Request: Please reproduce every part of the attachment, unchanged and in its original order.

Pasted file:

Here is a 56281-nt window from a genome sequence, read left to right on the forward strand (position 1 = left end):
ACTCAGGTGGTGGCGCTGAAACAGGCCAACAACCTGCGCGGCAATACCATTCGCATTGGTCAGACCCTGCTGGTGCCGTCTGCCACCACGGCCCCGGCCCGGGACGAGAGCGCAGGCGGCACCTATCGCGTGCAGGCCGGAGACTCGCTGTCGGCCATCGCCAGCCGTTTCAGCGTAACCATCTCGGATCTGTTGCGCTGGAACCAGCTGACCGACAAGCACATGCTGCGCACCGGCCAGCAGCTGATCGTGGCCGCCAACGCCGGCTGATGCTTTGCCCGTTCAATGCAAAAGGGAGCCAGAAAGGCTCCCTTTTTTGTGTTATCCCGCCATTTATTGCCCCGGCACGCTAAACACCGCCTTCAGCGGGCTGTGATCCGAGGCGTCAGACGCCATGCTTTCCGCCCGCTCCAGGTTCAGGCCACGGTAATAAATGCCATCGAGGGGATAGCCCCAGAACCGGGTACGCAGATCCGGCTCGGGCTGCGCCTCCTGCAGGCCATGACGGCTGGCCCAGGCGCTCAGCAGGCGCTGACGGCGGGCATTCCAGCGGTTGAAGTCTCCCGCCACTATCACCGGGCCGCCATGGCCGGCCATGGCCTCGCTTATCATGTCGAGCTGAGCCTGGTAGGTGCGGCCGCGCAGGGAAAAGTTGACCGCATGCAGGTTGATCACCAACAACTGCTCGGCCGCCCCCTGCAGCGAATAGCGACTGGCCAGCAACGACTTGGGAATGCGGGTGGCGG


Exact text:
Here is a 56281-nt window from a genome sequence, read left to right on the forward strand (position 1 = left end):
ACTCAGGTGGTGGCGCTGAAACAGGCCAACAACCTGCGCGGCAATACCATTCGCATTGGTCAGACCCTGCTGGTGCCGTCTGCCACCACGGCCCCGGCCCGGGACGAGAGCGCAGGCGGCACCTATCGCGTGCAGGCCGGAGACTCGCTGTCGGCCATCGCCAGCCGTTTCAGCGTAACCATCTCGGATCTGTTGCGCTGGAACCAGCTGACCGACAAGCACATGCTGCGCACCGGCCAGCAGCTGATCGTGGCCGCCAACGCCGGCTGATGCTTTGCCCGTTCAATGCAAAAGGGAGCCAGAAAGGCTCCCTTTTTTGTGTTATCCCGCCATTTATTGCCCCGGCACGCTAAACACCGCCTTCAGCGGGCTGTGATCCGAGGCGTCAGACGCCATGCTTTCCGCCCGCTCCAGGTTCAGGCCACGGTAATAAATGCCATCGAGGGGATAGCCCCAGAACCGGGTACGCAGATCCGGCTCGGGCTGCGCCTCCTGCAGGCCATGACGGCTGGCCCAGGCGCTCAGCAGGCGCTGACGGCGGGCATTCCAGCGGTTGAAGTCTCCCGCCACTATCACCGGGCCGCCATGGCCGGCCATGGCCTCGCTTATCATGTCGAGCTGAGCCTGGTAGGTGCGGCCGCGCAGGGAAAAGTTGACCGCATGCAGGTTGATCACCAACAACTGCTCGGCCGCCCCCTGCAGCGAATAGCGACTGGCCAGCAACGACTTGGGAATGCGGGTGGCGG